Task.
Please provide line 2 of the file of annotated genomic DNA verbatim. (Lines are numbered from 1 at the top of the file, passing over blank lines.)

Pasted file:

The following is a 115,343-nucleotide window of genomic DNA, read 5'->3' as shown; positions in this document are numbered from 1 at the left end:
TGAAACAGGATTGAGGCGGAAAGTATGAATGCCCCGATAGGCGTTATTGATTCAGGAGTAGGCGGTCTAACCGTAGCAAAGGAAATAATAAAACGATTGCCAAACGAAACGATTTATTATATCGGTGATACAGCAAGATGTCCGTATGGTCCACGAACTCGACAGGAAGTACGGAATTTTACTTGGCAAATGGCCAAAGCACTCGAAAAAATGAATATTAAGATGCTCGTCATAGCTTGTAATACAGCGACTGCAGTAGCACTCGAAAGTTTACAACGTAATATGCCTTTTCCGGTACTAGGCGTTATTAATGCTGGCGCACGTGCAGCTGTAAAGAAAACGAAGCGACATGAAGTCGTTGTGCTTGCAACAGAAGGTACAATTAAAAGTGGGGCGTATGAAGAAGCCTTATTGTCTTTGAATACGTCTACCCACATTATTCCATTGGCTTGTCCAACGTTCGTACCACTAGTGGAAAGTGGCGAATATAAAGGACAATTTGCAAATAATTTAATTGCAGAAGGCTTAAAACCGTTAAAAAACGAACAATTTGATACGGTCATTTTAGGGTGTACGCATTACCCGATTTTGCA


TGAAACAGGATTGAGGCGGAAAGTATGAATGCCCCGATAGGCGTTATTGATTCAGGAGTAGGCGGTCTAACCGTAGCAAAGGAAATAATAAAACGATTGCCAAACGAAACGATTTATTATATCGGTGATACAGCAAGATGTCCGTATGGTCCACGAACTCGACAGGAAGTACGGAATTTTACTTGGCAAATGGCCAAAGCACTCGAAAAAATGAATATTAAGATGCTCGTCATAGCTTGTAATACAGCGACTGCAGTAGCACTCGAAAGTTTACAACGTAATATGCCTTTTCCGGTACTAGGCGTTATTAATGCTGGCGCACGTGCAGCTGTAAAGAAAACGAAGCGACATGAAGTCGTTGTGCTTGCAACAGAAGGTACAATTAAAAGTGGGGCGTATGAAGAAGCCTTATTGTCTTTGAATACGTCTACCCACATTATTCCATTGGCTTGTCCAACGTTCGTACCACTAGTGGAAAGTGGCGAATATAAAGGACAATTTGCAAATAATTTAATTGCAGAAGGCTTAAAACCGTTAAAAAACGAACAATTTGATACGGTCATTTTAGGGTGTACGCATTACCCGATTTTGCA